One of the groups working with this is Project Underground from Berkeley. Here's a piece
their Pratap Chatterjee had published in the Spanish/English Magazine Abya Yala.
Gold, Greed & Genocide in the Americas
by Pratap Chatterjee, Project Underground
"The white warriors went across in their long dugouts. The Indians
said they would meet them in peace so when the whites landed the Indians went to welcome
them ... Ge-Wi-Lih said he threw up his hand ... but the white man fired and shot him in
the arm ... (s)he said when they gathered the dead, they found all the little ones were
killed by being stabbed and many of the women were also killed by stabbing ...
lady also told about (how) the whites hung a man on Emerson island ... and a large fire
built under (him). And another ... was tied to a tree and burnt to death" -- William
Benson, Pomo historian, recounts massacres at Clear Lake, California, May 1850
"A group of loggers and miners near the town of Pontes e Lacerda ambushed and
violently assaulted at least 14 Katitaulhu Indians in the Sarare reserve. The loggers
subsequently looted the Indians village, damaging a health post and school and stealing
money, tools and vehicles belonging to the Indians. Supporters of the Indians, who have
attempted to mobilize federal officials to comply with court orders to remove the illegal
loggers and miners from the reserve subsequently received death threats and intimidation.
The Katitaulhu were also threatened with further violence by the invaders. Medical reports
state that 14 Indians were wounded, many by having been tied up and beaten." --
Environmental Defense Fund report from Mato Grosso, Brazil, November 1996
Thousands of kilometers, and almost a century and a half, separate the two violent
incidents against the Pomo peoples of California and the Nambikwara peoples of Mato
Grosso, Brazil. Yet the root cause for both incidents was exactly the same: settlers in
search of gold.
The Clear Lake incident was a direct outcome of the arrival of Charles Stone and Andrew
Kelsey, two ranchers who arrived at the lake in 1847, who captured and bought hundreds of
Pomo, forcing them to work as slaves. Kelsey forced Pomo men into the mountains as virtual
slaves to help him look for gold. Eventually two Pomo cowboys, named Shak and
the law into their own hands and executed both settlers bringing the wrath of the United
States army upon them in the incidents described above.
The Katitaulhu are one of 12 Nambikwara subgrounded BR 364 road from Cuiaba in Mato Grosso
to Porto Velho in Rondonia was opened by Brazil's military government. Decimated by
epidemics and forcibly relocated to make way for the road, the Nambikwara died in great
numbers making desperate pilgrimages in an attempt to return to their traditional lands.
Some 6,000 gold miners invaded the Sarare reservation in the 1990s seriously polluting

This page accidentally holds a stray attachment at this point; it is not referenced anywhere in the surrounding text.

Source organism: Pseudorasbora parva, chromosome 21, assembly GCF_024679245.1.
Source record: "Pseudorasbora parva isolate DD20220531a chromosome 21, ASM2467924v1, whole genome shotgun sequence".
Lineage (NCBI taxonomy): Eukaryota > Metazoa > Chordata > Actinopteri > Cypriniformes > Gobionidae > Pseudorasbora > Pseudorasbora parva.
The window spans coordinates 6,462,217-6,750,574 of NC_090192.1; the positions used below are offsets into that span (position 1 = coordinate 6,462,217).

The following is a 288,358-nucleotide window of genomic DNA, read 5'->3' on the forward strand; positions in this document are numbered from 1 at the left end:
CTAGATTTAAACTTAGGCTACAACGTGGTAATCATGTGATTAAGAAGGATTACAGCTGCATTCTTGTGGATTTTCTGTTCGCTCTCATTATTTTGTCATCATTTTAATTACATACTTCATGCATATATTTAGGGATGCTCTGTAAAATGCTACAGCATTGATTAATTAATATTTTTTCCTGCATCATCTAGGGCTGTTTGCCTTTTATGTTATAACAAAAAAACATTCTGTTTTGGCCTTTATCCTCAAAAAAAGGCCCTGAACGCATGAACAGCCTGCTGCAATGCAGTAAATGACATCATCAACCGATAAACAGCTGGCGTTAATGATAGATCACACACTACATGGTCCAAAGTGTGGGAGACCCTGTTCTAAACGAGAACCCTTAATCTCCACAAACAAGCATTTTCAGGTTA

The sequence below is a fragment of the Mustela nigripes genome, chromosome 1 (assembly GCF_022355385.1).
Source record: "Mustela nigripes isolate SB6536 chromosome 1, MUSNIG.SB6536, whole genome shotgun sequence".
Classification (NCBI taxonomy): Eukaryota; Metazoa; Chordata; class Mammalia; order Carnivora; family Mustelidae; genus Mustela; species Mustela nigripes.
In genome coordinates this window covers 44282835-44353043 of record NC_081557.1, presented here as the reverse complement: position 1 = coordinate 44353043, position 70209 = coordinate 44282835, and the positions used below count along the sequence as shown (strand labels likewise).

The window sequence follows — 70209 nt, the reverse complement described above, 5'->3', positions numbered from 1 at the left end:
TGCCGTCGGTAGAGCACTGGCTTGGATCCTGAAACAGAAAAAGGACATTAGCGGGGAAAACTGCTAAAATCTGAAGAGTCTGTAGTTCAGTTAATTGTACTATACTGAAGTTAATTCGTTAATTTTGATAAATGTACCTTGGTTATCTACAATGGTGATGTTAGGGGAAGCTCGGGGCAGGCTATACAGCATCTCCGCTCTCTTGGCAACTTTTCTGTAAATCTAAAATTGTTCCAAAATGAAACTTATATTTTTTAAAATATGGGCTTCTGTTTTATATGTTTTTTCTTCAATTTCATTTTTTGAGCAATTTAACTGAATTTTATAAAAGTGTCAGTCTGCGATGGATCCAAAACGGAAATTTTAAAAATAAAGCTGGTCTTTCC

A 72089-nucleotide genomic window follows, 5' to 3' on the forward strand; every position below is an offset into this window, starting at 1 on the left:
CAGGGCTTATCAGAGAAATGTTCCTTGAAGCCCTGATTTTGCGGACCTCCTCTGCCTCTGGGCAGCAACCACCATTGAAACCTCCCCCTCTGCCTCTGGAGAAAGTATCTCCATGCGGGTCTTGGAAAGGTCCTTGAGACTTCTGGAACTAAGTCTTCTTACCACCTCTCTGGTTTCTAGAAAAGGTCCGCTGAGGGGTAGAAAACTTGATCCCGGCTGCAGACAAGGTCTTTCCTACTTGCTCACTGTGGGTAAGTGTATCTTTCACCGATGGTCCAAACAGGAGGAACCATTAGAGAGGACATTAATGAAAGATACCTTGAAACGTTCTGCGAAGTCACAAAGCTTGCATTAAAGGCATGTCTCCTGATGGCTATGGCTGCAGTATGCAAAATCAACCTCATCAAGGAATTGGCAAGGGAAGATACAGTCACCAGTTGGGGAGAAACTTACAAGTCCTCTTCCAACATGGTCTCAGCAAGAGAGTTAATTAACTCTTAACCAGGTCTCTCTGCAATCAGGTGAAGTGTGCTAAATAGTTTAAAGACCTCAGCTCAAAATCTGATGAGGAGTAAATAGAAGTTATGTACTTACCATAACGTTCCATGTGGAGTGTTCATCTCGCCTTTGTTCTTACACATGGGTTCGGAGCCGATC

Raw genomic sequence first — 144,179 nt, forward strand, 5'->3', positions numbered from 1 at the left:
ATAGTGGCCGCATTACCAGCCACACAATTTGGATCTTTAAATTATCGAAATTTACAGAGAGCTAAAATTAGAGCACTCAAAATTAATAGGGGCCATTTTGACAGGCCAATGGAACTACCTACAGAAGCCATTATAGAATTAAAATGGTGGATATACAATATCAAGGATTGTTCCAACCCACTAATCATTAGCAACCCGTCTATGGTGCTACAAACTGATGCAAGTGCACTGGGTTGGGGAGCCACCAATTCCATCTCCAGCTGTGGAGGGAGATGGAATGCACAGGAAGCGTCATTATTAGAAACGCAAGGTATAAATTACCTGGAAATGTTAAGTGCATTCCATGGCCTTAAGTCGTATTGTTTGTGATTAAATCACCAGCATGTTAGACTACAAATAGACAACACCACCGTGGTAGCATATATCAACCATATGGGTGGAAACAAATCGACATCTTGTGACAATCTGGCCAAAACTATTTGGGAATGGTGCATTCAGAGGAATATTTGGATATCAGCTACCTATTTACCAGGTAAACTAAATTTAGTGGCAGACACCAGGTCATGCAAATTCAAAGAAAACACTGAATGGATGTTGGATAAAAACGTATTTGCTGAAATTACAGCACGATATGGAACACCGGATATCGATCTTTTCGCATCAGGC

major watercourses in the area, disrupting local fishing and hunting, spreading malaria
and viral diseases. The incident described above is just, one of many attacks on the
Nambikwara in the last two decades.
Foundation of empire
Gold is the foundation of empires throughout history as well as the root
cause of many genocidal attacks against indigenous peoples around the world. The Romans
founded their empire on Spanish gold, the Spanish founded their empire on Inca gold, the
1849 Gold Rush was the basis of the foundation of the state of California, today the World
Bank makes a profit supporting gold mines.
Take Pizarro, the Spanish conquistador, who arrived in Cajamarca, now part of Peru, in
1532 to trick Atahualpa, the last Inca king, into an ambush that led to the collapse of
his empire. One of the last acts of Atahualpa was an attempt to buy off the Spanish by
offering them a room full of gold and two rooms full of silver. The Spanish took him up on
the offer but after they got the gold, they murdered Atahualpa and proceeded to raze the
rest of the city to the ground.
Today the ransom room is the only surviving monument to the Inca presence
but the region is still being raped for gold: it is the site of Yanacocha, the biggest
gold mine in Latin America, which is run by Newmont of Colorado and funded by the World
Bank. Almost 500 years, after the Inca died defending their lands, the people of Cajamarca
say that their lands are still being seized and local people are dying because of the
contamination of local waters.
Yet economists, historians and media alike continue to celebrate the metal for its role.
In 1994 World Bank economists lavished praise on Peru for becoming the fastest growing
economy in the world by inviting in the new gold mines while in 1998 the historians and
media launched into a celebratory frenzy over 150th anniversary of the foundation of
California after the famous 1849 Gold Rush.
But for isolated indigenous communities the arrival of gold miners has always meant
disease and death, whether it be among the Nomlaki peoples of north-western California in
the 1850s or the Yanomami of the Amazon in the 1990s.